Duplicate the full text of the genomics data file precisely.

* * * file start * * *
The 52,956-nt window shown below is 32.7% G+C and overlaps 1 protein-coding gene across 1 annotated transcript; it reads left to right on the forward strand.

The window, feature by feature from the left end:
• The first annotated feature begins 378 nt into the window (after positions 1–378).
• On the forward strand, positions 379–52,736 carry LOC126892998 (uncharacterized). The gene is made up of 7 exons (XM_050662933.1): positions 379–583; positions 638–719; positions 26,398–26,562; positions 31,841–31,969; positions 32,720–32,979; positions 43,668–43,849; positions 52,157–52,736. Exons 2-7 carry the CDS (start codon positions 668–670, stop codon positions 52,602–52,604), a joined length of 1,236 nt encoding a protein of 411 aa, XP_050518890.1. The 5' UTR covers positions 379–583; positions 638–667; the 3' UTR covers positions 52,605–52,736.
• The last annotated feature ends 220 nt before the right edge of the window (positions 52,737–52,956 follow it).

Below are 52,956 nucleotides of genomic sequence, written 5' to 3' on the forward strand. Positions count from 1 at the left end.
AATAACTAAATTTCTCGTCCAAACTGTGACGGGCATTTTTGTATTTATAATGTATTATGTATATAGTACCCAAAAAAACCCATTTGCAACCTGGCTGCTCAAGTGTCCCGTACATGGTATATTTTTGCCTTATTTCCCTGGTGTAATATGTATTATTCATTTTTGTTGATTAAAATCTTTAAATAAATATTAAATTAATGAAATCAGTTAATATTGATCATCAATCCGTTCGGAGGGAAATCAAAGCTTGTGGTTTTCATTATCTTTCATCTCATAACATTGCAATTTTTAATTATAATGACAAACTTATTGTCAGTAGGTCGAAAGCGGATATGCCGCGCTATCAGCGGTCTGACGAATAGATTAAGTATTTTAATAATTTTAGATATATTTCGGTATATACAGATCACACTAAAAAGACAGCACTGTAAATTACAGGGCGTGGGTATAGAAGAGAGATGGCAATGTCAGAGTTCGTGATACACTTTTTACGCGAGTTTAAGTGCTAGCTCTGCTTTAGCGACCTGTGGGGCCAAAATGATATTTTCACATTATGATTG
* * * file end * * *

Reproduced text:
The 52,956-nt window shown below is 32.7% G+C and overlaps 1 protein-coding gene across 1 annotated transcript; it reads left to right on the forward strand.

The window, feature by feature from the left end:
• The first annotated feature begins 378 nt into the window (after positions 1–378).
• On the forward strand, positions 379–52,736 carry LOC126892998 (uncharacterized). The gene is made up of 7 exons (XM_050662933.1): positions 379–583; positions 638–719; positions 26,398–26,562; positions 31,841–31,969; positions 32,720–32,979; positions 43,668–43,849; positions 52,157–52,736. Exons 2-7 carry the CDS (start codon positions 668–670, stop codon positions 52,602–52,604), a joined length of 1,236 nt encoding a protein of 411 aa, XP_050518890.1. The 5' UTR covers positions 379–583; positions 638–667; the 3' UTR covers positions 52,605–52,736.
• The last annotated feature ends 220 nt before the right edge of the window (positions 52,737–52,956 follow it).

Below are 52,956 nucleotides of genomic sequence, written 5' to 3' on the forward strand. Positions count from 1 at the left end.
AATAACTAAATTTCTCGTCCAAACTGTGACGGGCATTTTTGTATTTATAATGTATTATGTATATAGTACCCAAAAAAACCCATTTGCAACCTGGCTGCTCAAGTGTCCCGTACATGGTATATTTTTGCCTTATTTCCCTGGTGTAATATGTATTATTCATTTTTGTTGATTAAAATCTTTAAATAAATATTAAATTAATGAAATCAGTTAATATTGATCATCAATCCGTTCGGAGGGAAATCAAAGCTTGTGGTTTTCATTATCTTTCATCTCATAACATTGCAATTTTTAATTATAATGACAAACTTATTGTCAGTAGGTCGAAAGCGGATATGCCGCGCTATCAGCGGTCTGACGAATAGATTAAGTATTTTAATAATTTTAGATATATTTCGGTATATACAGATCACACTAAAAAGACAGCACTGTAAATTACAGGGCGTGGGTATAGAAGAGAGATGGCAATGTCAGAGTTCGTGATACACTTTTTACGCGAGTTTAAGTGCTAGCTCTGCTTTAGCGACCTGTGGGGCCAAAATGATATTTTCACATTATGATTG